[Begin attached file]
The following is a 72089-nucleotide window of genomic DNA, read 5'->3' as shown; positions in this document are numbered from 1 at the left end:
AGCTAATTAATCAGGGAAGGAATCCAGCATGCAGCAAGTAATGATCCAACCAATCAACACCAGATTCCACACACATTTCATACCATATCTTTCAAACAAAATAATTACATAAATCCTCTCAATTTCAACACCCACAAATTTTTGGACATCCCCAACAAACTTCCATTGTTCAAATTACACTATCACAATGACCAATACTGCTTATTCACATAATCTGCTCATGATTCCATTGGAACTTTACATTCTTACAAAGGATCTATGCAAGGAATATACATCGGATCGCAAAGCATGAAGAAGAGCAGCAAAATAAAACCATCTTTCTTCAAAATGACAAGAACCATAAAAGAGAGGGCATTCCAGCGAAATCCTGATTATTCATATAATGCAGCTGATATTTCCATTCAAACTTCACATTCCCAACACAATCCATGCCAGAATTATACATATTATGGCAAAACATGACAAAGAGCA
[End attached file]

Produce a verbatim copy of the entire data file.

The following is a 72089-nucleotide window of genomic DNA, read 5'->3' as shown; positions in this document are numbered from 1 at the left end:
AGCTAATTAATCAGGGAAGGAATCCAGCATGCAGCAAGTAATGATCCAACCAATCAACACCAGATTCCACACACATTTCATACCATATCTTTCAAACAAAATAATTACATAAATCCTCTCAATTTCAACACCCACAAATTTTTGGACATCCCCAACAAACTTCCATTGTTCAAATTACACTATCACAATGACCAATACTGCTTATTCACATAATCTGCTCATGATTCCATTGGAACTTTACATTCTTACAAAGGATCTATGCAAGGAATATACATCGGATCGCAAAGCATGAAGAAGAGCAGCAAAATAAAACCATCTTTCTTCAAAATGACAAGAACCATAAAAGAGAGGGCATTCCAGCGAAATCCTGATTATTCATATAATGCAGCTGATATTTCCATTCAAACTTCACATTCCCAACACAATCCATGCCAGAATTATACATATTATGGCAAAACATGACAAAGAGCA